Mason Martin is probably the most prolific of the power options in the system. His raw power sits in the 70 zone and that equates to 30-35 bombs as an expected stat. In fact that’s exactly what he did in 2019 hitting 35 homeruns in single A. He plays first base so adding bulk won’t be an issue if he so chooses and the swing is natural.

The average isn’t where you’d like it, but if they can help him find a way to draw more walks its certainly something that can be worked on. Raw power like this doesn’t come along every day, in fact he’s the highest ranked raw power player in the Pirates system since Pedro Alvarez and Josh Bell.

Oneil Cruz has a power tool in the 60’s and that makes him someone to watch here too. Most of our information comes from his time in Single A where he hit 24 bombs playing in West Virginia, and anyone who’s seen highlights from his Winter Ball stint this season has seen the effortless power with which he flicks the ball over the fence. The power is in there, but it remains to be seen how he puts it all together. Pump the brakes just a bit on him if only because he’s only played 34 games in AA and I’ve seen a ton of people pencil him in for MLB this year.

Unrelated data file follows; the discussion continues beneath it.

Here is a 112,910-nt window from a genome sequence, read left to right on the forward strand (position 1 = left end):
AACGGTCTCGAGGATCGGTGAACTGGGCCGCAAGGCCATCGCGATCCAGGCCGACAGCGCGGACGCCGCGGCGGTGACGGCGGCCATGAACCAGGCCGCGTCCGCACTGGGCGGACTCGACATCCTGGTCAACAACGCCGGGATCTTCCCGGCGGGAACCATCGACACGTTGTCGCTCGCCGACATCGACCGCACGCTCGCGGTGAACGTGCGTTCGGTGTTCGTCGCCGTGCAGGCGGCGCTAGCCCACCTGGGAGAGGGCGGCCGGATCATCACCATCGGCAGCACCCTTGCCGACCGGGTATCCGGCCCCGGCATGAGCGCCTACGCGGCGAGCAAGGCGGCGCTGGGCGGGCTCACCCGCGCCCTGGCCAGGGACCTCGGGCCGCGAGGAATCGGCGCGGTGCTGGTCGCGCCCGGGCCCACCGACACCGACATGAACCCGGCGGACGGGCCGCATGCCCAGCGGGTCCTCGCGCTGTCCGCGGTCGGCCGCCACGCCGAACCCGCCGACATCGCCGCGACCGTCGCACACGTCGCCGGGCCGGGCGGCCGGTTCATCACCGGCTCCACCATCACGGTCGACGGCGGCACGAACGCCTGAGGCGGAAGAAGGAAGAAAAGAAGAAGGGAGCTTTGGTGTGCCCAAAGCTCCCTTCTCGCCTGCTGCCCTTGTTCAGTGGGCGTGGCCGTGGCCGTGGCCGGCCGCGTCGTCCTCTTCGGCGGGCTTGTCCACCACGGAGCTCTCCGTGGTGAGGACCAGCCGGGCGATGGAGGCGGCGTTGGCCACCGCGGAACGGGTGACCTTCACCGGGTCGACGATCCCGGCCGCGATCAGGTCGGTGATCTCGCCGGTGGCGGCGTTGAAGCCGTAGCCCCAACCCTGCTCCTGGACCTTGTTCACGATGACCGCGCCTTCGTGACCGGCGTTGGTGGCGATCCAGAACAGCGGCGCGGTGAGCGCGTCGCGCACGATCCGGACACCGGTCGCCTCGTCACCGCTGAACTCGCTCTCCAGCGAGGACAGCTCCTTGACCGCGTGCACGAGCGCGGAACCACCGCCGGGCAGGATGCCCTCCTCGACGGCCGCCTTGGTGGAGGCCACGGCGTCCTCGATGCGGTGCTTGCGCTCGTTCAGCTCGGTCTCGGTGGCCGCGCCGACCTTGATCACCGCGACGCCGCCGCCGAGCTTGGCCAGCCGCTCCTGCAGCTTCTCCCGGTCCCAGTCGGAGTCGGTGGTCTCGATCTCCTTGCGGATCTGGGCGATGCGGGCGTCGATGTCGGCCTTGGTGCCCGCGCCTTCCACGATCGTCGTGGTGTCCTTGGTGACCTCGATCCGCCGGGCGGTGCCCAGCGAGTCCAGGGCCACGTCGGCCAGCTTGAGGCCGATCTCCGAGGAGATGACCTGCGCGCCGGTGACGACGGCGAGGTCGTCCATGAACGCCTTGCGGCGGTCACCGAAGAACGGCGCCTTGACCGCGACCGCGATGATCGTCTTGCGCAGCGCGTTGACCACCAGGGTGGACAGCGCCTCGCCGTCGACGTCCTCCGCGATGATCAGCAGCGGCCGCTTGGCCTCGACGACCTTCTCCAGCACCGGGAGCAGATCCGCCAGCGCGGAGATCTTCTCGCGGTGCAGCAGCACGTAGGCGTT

Speed & Defense

This is the bulk of the Pirates top prospects. Headlined by Travis Swaggerty, the Bucs have a ton of players who can go get it and run the bases like deer. Funny thing is, speed on the basepaths, at least from a stolen base perspective has all but been eliminated from the current version of MLB but I’ve often said, different doesn’t equal wrong and the Pirates could really use the wealth of speed in their system to make some opponents uncomfortable.

Now, are they thinking this way? I don’t know. None of these players were brought in by this front office but I can say these types of players were very much so part of what Ben developed in Boston and he very much so went and got those guys.

One thing is clear as we look at the prospects, right now, this team isn’t tracking toward the Twins model of 7 players in the lineup capable of hitting 25 homeruns, but it could be an athletic team that makes the most of balls put in play offensively and defensively. In an age of baseball where everything is scouted to death, it might be advantageous to be an outlier and it could be some fun baseball to watch.

Published by Gary Morgan

Former contributor for Inside the Pirates an SI Team Channel

2 thoughts on “What Type of Team are the Pirates Building

    1. I agree that they’ll need a catcher, but defensively and from a game calling standpoint, Jake is really good. That doesn’t mean he’s the answer but I like to remind people our last two good catchers weren’t developed they were acquired. Martin and Cervelli.